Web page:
CITY HALL — The number of Wrigley Field night games will be static at 30 for now.
Ald. Tom Tunney (44th) did not introduce an ordinance to amend the Neighborhood Protection Plan at Wednesday's City Council despite the Cubs' request.
"I represent the residents and the small businesses," Tunney said. "The sense of urgency is not on my part."
The current ordinance expires in 2015 and limits the Cubs to 27 night games, with the rights to three more to allow national TV broadcasters to move day games to the evening.
But future changes may still come when full negotiations are complete. Night game flexibility will be packaged with all the other changes the Cubs want to help finance the $300 million renovation of Wrigley Field, including landmark easing, details on the planned hotel on the Clark Street McDonald's site and money for community projects.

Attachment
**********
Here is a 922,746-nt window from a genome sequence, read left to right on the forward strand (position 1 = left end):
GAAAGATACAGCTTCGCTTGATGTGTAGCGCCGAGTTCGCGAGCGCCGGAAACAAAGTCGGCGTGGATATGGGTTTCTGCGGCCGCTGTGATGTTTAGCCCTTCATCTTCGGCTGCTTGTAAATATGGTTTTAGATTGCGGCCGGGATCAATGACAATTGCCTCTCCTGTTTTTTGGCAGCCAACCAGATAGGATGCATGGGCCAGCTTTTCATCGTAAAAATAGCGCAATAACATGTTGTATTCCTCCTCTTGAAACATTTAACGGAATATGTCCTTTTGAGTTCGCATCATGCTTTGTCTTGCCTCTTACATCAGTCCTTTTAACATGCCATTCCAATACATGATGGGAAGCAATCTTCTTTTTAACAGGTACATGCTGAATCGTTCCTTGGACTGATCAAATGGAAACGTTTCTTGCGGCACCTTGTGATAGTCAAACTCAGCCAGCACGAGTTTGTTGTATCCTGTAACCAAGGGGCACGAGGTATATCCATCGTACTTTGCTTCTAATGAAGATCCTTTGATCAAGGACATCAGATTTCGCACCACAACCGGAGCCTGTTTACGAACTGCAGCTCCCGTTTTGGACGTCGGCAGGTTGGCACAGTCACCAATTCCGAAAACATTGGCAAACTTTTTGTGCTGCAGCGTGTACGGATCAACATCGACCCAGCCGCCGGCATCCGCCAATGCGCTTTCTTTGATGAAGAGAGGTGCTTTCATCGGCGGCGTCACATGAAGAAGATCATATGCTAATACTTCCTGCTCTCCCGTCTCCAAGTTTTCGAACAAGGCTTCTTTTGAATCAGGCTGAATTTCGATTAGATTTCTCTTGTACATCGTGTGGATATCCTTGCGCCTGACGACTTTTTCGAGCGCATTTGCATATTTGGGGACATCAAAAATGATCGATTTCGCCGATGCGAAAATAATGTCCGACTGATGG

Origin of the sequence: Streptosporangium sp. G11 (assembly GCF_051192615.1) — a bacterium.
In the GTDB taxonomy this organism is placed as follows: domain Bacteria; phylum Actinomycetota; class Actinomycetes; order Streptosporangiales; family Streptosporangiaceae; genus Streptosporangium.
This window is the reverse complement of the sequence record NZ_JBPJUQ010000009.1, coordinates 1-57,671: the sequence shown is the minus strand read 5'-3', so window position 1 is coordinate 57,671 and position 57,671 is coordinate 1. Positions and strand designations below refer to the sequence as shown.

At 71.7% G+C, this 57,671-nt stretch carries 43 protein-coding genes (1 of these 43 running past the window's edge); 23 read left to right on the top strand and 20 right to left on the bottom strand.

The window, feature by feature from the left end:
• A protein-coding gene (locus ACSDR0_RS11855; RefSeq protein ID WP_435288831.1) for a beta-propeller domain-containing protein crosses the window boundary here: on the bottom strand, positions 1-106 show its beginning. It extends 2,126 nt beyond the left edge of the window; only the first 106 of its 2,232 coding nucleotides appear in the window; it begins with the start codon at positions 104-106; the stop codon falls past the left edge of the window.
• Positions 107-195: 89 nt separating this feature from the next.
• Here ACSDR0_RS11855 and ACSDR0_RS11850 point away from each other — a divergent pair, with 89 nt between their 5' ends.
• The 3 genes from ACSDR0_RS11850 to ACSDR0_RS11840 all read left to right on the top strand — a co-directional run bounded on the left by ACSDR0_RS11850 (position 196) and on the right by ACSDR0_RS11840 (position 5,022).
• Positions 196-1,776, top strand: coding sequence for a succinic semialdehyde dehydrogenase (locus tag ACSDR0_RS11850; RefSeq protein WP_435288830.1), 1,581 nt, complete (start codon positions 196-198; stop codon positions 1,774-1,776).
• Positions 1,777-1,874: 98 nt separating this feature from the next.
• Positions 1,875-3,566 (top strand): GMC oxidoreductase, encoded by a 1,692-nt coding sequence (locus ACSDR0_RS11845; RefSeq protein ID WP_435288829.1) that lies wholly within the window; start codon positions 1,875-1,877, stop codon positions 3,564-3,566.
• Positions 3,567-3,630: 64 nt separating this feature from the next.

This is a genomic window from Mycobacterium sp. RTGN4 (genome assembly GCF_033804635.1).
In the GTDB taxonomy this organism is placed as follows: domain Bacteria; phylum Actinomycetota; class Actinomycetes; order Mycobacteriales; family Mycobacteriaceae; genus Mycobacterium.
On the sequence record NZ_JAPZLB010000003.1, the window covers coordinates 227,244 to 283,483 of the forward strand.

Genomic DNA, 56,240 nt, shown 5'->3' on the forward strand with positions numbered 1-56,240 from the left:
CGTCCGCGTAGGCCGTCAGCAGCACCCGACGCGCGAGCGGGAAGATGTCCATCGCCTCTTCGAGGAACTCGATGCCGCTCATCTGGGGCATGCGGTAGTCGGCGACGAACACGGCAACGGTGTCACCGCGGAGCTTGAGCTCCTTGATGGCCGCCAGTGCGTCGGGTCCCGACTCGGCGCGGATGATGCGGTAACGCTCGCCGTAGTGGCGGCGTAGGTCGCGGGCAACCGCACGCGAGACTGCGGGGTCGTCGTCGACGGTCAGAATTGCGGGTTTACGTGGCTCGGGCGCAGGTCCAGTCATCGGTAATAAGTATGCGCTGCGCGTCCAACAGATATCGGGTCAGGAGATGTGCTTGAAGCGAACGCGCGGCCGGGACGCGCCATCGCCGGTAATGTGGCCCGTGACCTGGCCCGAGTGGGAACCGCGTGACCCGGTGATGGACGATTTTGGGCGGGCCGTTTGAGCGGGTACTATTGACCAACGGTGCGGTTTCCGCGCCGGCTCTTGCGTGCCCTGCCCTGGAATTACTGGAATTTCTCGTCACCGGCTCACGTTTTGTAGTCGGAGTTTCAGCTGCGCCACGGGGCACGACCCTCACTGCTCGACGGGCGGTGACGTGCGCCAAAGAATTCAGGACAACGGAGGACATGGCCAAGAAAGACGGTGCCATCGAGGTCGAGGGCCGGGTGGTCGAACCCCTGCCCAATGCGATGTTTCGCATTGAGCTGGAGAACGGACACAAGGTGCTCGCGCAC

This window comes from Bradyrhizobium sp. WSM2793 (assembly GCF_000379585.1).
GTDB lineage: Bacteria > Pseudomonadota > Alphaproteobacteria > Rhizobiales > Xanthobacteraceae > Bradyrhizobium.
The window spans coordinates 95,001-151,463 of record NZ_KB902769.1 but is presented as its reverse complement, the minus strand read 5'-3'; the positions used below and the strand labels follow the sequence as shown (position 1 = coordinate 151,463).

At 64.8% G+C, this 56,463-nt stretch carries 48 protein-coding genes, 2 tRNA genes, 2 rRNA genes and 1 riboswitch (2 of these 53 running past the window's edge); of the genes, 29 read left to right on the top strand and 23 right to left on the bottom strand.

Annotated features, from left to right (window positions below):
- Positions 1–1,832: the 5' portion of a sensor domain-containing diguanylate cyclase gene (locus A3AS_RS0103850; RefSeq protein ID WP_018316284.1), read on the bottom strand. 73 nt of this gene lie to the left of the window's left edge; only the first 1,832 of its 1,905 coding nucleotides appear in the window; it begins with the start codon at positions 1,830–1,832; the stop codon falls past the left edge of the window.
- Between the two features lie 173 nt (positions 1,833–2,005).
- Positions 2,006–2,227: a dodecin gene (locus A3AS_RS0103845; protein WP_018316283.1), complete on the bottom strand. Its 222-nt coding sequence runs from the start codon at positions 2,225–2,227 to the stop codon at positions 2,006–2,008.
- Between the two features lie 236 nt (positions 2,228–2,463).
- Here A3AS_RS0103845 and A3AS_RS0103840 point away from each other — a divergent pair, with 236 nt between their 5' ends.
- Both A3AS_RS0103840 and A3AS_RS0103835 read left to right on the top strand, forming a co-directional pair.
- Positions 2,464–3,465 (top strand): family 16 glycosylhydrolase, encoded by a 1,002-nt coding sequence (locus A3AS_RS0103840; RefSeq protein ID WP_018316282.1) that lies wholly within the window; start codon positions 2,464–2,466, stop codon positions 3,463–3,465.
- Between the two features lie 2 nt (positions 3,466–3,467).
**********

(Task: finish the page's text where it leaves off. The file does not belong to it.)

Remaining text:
"All of it has to be together," said Mayor Rahm Emanuel. "There is an agreement to be had. It's right there. ...Seize it."
Though Tunney expressed little urgency, the Cubs have said they want the overall negotiation completed before Opening Day — and they still do, said Ricketts family spokesman Dennis Culloton.
"They're eager to see the thousands of jobs that would be created," Culloton said. "If we don't have a good solution in place or close to being in place by the season, it jeopardizes construction."
Emanuel and Tunney both emphasized the need for a comprehensive plan that tackled all the issues at once. Right now, no agreement has been made regarding night games, Tunney said.
"We're not there yet," he said. "Everyone's going to have to give a little."
The Cubs and Wrigley Field are 95 percent owned by a trust established for the benefit of the family of Joe Ricketts, owner and CEO of DNAinfo.com. Joe Ricketts has no direct involvement in the team's day-to-day operations.